Ginger Rice

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We’ve all had those moments when you look in the refrigerator and say, “how did I end up with so much ______?” With me it was ginger. I had what seemed like tons of the stuff. So what to do with it? I decided to prepare a ginger-flavored rice to go with a few of the Asian dishes I had planned for the week. We eat a lot of Asian food, probably because it can be prepared relatively quickly, aside from what my husband refers to as “choppy choppy.” Translated that means chopping vegetables and other ingredients for a recipe. The rice turned out great and really complemented the stir fry and the curry I prepared later.

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For such a gnarly and, dare I say ugly, tuber, ginger packs a huge wallop of flavor. I fell in love with ginger in Santa Fe, New Mexico, of all places. I went to Café Pasqual’s for breakfast and had a glass for fresh pineapple juice flavored with ginger, and I’ve never forgotten it. Yes, I’m one of those people that remember aspects of a certain meal decades later. Hmmm.

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Plain white rice certainly has its place in the food world. Many cultures have been eating it for centuries. However, when it starts to seem a little ho-hum, try flavoring it with some ginger to wake up those taste buds.

 

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Ginger Rice

6 Servings

I recommend you grate the ginger with a Microplane-type grater. If you don’t have one, you might want to consider getting one – it’s one of the most useful kitchen tools there is. However, you can also chop the ginger very finely with a knife. Feel free to cook this with stock or even coconut milk instead of water for extra flavor. You could also use brown rice, but you will need to increase the water to 2 1/2 cups and the cooking time to 45 minutes.  Some finely sliced scallions or some toasted sesame seeds (or both) would be a nice garnish.

2-inch piece fresh ginger

2 tablespoons butter

1 cup white rice

2 cups water

1/2 teaspoon salt

Peel and grate the ginger. Melt the butter in a medium sauce pan over medium heat. Add the ginger and cook until fragrant, about 1 minute.

Add the rice to the pan and stir to coat the grains with butter and ginger bits. Quickly add the water to avoid burning the ginger; then add the salt. Stir to blend.

Raise the heat to high and bring the rice mixture to a boil. Then lower so that the rice is barely simmering, cover and cook until rice is done, about 20 minutes.

 

 

Creamy Carrot Soup with Ginger

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I was looking for a festive orange-colored soup for Halloween, but not really in the mood for the pumpkin soup I usually make this time of year. I wanted to make something a little lighter and brighter.

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Years ago I discovered cookbook author, Clifford A. Wright, when he wrote a fascinating book on the history of Mediterranean cuisine, which won the James Beard award for Cookbook of the Year. Since then I’ve discovered that not only is he an expert on Mediterranean cuisine, but he travels worldwide and writes about other cuisines as well. Traveling the world eating good food?  I want this guy’s job.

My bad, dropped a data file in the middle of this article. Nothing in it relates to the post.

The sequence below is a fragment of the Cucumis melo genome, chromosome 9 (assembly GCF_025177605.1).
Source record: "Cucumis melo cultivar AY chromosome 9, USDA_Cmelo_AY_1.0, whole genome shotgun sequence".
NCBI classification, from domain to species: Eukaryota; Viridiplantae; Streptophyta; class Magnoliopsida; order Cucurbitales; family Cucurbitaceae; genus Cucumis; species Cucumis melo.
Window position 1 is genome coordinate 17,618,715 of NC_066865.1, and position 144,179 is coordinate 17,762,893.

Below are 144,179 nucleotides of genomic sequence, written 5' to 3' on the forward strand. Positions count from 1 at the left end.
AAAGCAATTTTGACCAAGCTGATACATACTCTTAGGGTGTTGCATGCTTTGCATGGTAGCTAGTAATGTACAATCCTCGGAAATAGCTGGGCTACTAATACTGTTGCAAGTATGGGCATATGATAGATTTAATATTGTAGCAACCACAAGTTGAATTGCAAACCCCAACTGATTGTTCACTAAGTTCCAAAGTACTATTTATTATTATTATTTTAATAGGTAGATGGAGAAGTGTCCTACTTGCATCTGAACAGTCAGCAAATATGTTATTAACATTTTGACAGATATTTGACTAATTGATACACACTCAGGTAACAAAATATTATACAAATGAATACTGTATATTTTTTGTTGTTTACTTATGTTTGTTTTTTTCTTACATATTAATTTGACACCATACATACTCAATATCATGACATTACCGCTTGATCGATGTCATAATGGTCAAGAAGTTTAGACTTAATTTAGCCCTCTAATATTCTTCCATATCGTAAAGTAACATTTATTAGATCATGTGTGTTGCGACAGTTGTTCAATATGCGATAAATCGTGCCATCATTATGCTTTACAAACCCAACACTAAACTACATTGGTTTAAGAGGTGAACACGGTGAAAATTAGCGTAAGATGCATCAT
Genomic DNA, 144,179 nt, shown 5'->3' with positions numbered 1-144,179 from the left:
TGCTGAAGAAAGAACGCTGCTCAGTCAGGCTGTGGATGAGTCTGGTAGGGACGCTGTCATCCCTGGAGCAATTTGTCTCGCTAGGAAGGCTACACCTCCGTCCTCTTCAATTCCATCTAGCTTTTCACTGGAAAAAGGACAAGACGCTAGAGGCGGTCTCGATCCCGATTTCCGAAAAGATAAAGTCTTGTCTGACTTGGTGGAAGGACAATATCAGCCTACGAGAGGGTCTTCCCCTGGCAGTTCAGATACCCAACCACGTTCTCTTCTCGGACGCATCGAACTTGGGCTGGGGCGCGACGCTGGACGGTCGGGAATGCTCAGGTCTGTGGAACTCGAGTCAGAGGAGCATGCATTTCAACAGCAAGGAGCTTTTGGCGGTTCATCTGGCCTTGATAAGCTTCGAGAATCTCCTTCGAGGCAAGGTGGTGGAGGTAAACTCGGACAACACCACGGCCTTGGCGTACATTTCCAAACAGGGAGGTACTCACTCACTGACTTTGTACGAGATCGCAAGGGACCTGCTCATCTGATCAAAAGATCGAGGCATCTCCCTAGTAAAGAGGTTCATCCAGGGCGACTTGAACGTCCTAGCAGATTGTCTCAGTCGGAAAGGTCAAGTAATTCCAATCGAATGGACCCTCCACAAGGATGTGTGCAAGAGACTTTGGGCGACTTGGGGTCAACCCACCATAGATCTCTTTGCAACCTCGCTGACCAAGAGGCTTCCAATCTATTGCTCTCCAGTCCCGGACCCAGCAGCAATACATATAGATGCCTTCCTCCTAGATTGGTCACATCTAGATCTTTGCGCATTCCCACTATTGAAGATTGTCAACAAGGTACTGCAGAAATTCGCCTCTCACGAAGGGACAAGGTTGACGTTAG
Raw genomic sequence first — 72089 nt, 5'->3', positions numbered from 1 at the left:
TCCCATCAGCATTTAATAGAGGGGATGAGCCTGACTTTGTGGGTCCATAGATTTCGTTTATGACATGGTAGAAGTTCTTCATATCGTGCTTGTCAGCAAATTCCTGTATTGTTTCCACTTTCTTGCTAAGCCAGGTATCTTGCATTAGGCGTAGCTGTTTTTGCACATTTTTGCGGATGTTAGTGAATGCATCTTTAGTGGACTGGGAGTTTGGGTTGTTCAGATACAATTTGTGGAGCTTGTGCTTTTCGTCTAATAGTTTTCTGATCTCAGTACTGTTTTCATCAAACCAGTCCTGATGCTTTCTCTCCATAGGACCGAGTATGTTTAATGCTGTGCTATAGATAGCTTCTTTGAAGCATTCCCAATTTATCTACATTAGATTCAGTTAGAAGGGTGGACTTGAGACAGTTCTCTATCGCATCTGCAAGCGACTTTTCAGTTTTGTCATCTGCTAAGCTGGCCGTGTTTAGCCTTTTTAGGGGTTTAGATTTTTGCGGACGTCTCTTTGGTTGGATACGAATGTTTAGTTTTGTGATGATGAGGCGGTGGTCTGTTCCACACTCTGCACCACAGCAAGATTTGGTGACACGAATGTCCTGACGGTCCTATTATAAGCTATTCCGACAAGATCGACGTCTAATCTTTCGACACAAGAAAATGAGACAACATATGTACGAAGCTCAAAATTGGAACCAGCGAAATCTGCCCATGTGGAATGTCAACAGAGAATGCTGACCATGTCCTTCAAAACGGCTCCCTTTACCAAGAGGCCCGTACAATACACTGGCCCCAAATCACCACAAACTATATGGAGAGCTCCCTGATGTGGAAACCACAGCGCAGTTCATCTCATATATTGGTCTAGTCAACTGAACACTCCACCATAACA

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According to Mr. Wright, carrot soup was probably created by the French. However their version, Puree Crecy, more than likely did not contain ginger. Whatever the origin of this particular soup, it’s a nice change from the standard carrot soup we made in (French) culinary school. The ginger adds a nice spiciness, without overpowering the soup.

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Creamy Carrot Soup with Ginger

6 Servings

As with all pureed soups you can do the final blending any number of ways.  This soup is best blended and strained until it is completely smooth. I recommend a high speed blender such as Vitamix or Blendtec.  However, if you don’t have one, a regular blender or a stick blender will also work. You will just need to strain the soup after blending it to make it as smooth as possible

2 tablespoons butter

2 medium onions, coarsely chopped

1.5 pounds young carrots, sliced

3 tablespoons chopped fresh ginger (about a 2-inch piece)

6 cups chicken broth

3 teaspoons salt

1/2 teaspoon pepper

1/2 cup whole milk

2 cups half-and-half

chopped fresh cilantro for garnishing

  1. Melt the butter in a pot over low heat. Add the onions and cook, stirring often, until softened, about 15 minutes. Increase the heat to medium low, add the carrots and ginger and cook until softened, about 20 minutes.
  1. Add the chicken broth and the salt and pepper. Bring to a boil over medium heat and cook 20 minutes. Remove the pot from the heat and puree the soup, in batches if necessary. Strain the soup if you want a smoother texture. Return the soup to the pan, add the milk and half and half and heat to serving temperature without letting it come to a boil. Check the seasoning. Garnish each bowl of soup with a sprinkling of the chopped cilantro.

Adapted from The Best Soups in the World by Clifford A. Wright